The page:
Tuesday, April 20, 2010

How Much to Save?

What percentage of your income should you be saving?

I was reading Tan Kin Lian's book on financial planning where he advocates saving a total of 50% of your income (inclusive of CPF savings). That works out to be around 15% to 35% of one's take home pay depending on your income bracket with the rest of the savings coming from your contribution to CPF.

This is interesting because most advice that you get nowadays is that one should save 10% of your take home pay. Personally, I feel that TKL is correct. Saving 15% to 35% of your take home pay in addition to your CPF savings should put you in good stead for your retirement planning.

Too often, people think that just by saving 10% of their savings or by just relying on CPF savings, they will have enough for retirement. That simply cannot be the case. If you only have a working period of 40 years in your life (age 25 to 65), saving 10% of your income will add up to only 4 years worth of salary.
How can that be possibly be enough for retirement with the long life expectancy in Singapore?

So throw the idea away that saving 10% of your take home pay is enough. You ought to aim much higher just to be sure.

Breaking the Psychological Barrier

I have related this story to many people before.

Most people have a psychological barrier when it comes to saving. If they have been saving 10% of their income, they find it hard to increase the absolute amount they are saving even as their income increases.

This is because with a rise in income, their expenditure also goes up. So if they have been saving $300 per month since they first started work, it is not uncommon to find that they will STILL be saving only $300 per month even when their income has already doubled or even tripled.

Some people are savers and some people are spenders. So I guess the savers have developed better money spending habits over time. The way to go about saving more is to practice paying yourself first. Make sure that you save a portion of your money before you even spend it. And do make sure that the amount you are saving is minimally 10% of your income.

If you could heed TKL's advice, a savings of 50% (inclusive of CPF contributions) of your income will be a good start.


  1. Good advice FF. For me, I save about 50% of my take-home pay every month, even before I get a chance to spend it. Since it's a %, this amount will go up even if my salary goes up.....

  2. Saving matters but investing determines where you will be in the end. So do focus on your investment.

    Once you are able to invest well and your returns on your portfolio adequately complement your saving then you can afford to spend more.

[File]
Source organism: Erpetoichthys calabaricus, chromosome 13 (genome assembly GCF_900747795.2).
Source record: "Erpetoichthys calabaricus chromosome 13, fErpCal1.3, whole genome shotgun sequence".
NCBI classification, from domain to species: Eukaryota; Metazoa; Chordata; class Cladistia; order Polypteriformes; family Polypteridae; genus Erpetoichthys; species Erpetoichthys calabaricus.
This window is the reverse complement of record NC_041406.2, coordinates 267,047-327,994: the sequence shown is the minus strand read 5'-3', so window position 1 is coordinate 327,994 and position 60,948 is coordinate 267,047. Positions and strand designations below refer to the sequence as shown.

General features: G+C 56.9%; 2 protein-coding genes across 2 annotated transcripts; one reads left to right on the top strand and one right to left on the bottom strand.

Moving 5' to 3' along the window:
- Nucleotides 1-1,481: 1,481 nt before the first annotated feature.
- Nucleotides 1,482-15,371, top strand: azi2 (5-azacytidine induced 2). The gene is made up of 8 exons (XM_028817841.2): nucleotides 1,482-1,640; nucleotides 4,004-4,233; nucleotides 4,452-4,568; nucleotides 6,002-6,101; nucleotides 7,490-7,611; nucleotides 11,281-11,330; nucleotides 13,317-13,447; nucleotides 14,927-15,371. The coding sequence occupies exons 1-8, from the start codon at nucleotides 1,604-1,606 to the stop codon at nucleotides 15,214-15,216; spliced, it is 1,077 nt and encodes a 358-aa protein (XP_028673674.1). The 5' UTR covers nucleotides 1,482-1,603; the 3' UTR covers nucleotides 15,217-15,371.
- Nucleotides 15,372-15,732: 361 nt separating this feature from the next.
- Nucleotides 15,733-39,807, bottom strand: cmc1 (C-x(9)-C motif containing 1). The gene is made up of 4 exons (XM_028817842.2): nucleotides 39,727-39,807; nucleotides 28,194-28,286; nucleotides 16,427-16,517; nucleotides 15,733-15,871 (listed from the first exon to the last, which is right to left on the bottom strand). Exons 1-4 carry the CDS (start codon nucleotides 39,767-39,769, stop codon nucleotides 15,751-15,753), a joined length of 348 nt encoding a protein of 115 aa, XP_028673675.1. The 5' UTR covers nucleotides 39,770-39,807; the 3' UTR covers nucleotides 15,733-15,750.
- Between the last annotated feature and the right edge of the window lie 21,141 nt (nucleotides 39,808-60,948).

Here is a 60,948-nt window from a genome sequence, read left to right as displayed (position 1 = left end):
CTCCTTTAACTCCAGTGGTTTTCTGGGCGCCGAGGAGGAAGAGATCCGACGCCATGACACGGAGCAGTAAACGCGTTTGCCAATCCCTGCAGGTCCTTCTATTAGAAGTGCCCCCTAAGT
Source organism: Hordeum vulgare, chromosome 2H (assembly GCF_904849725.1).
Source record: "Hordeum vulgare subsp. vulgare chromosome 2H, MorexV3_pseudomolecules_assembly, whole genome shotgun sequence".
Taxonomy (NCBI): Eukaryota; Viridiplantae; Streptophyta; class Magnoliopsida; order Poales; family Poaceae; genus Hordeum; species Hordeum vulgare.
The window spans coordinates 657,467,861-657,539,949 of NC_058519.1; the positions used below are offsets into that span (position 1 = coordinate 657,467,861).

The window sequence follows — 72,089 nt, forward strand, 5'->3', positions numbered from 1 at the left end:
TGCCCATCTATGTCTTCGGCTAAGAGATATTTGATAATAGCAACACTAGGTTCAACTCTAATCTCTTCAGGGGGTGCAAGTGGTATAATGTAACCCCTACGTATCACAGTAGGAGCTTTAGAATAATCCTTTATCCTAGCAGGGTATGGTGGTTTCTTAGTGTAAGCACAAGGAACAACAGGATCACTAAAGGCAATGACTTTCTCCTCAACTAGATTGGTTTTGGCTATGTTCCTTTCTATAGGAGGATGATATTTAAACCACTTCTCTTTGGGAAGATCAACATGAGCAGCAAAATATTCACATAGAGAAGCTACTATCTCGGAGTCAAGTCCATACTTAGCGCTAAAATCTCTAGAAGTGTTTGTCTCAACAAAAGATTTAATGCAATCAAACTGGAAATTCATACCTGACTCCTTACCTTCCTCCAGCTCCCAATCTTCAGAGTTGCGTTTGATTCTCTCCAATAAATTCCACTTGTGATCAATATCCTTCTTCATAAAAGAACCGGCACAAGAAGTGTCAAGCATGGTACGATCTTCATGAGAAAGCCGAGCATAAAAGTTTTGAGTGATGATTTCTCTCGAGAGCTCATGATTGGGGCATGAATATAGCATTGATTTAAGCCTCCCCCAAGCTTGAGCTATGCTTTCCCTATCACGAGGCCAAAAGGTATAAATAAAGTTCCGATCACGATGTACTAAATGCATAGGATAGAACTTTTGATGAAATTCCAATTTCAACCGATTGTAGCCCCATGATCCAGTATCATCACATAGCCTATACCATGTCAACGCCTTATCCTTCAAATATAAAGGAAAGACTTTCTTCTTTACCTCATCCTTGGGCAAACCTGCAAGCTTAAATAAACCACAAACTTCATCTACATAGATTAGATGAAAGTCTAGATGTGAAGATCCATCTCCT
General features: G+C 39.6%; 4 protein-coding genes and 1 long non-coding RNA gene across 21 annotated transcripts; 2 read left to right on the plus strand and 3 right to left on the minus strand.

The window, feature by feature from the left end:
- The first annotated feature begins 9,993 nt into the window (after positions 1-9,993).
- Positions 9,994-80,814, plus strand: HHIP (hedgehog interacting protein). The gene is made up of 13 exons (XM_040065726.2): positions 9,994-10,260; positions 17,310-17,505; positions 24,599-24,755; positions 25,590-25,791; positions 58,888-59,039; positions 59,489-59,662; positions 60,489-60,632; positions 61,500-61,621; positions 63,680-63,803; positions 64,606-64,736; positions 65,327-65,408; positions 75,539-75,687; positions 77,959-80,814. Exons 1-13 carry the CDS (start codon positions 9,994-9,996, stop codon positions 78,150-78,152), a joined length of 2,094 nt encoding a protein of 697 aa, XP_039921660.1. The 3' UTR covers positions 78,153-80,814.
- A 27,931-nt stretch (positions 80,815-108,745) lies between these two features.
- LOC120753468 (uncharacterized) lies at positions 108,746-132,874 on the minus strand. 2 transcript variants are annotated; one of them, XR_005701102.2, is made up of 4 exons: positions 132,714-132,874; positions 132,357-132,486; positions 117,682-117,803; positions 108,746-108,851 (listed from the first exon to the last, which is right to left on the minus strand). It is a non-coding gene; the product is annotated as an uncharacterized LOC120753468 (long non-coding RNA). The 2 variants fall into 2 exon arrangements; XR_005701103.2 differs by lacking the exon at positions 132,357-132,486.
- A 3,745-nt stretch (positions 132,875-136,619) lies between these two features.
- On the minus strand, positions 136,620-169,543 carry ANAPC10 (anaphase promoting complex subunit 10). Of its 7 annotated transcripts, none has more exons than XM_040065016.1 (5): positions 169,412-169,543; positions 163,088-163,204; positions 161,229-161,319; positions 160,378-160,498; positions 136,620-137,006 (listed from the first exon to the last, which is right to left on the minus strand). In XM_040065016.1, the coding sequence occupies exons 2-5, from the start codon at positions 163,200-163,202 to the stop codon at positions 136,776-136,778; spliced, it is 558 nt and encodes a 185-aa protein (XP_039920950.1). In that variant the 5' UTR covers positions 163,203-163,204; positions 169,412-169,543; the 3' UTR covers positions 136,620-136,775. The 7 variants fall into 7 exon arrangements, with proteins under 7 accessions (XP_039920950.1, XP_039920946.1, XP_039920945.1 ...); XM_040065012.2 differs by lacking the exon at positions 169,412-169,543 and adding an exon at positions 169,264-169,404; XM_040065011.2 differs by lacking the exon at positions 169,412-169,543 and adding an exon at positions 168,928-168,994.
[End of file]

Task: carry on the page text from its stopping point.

You only live once so don't over save too.

  3. Once you are able to do well in investment, you can afford to slack a bit on saving e.g. in my office pantry, there are free 3-in-1 coffee packets provided.

    I can't remember when I stop drinking this free coffee as I dislike instant coffee so I choose to get out of the office and go to the coffeeshop have my coffee break. I don't need to save this extra $1.80 for 2 cups of coffee.

    Going now.

  4. Thanks Financial Freedom for writting the blogs. Your articles are very interesting, though for this save 50%, i have my reservations.

    To me, it is necessary to save, but to hoard 50% of it, will mean the multiplier effect in the economy or global world get lesser.. if everybody save and save 50% or more, there are less spending. Shops have to close as there is lack of business and income, more people will be unemployed. Then in the end, everybody will be worse off.


  5. Saving matters but investing determines where you will be in the end. So do focus on your investment.


  6. What if you are using all or part of your ordinary CPF for housing loan? Meaning one have to save more from your take home income to reach 50% saving rate?

    Frankly quite difficult in today living standard and for my case I’m the sole bread winner.

    I just did a rough calculation and I’m saving around 35%-40% including CPF. But 99% of my ordinary CPF flows out as housing loan. If I will to base on saving from take home income only, my saving is around 20%-25% of take home income. I have factor in a 5% fluctuation for unforseen event ie medical, wedding ang bao etc.

    Overseas holidays and hobby 'expneses' is funded via passive income.

    Make sense?

  7. Saving more than 50% on net earning may be possible for single person or double income family; but can be very tough for sole bread winner with growing up kids to achieve that. For the past years, I hardly have any saving other than CPF contribution.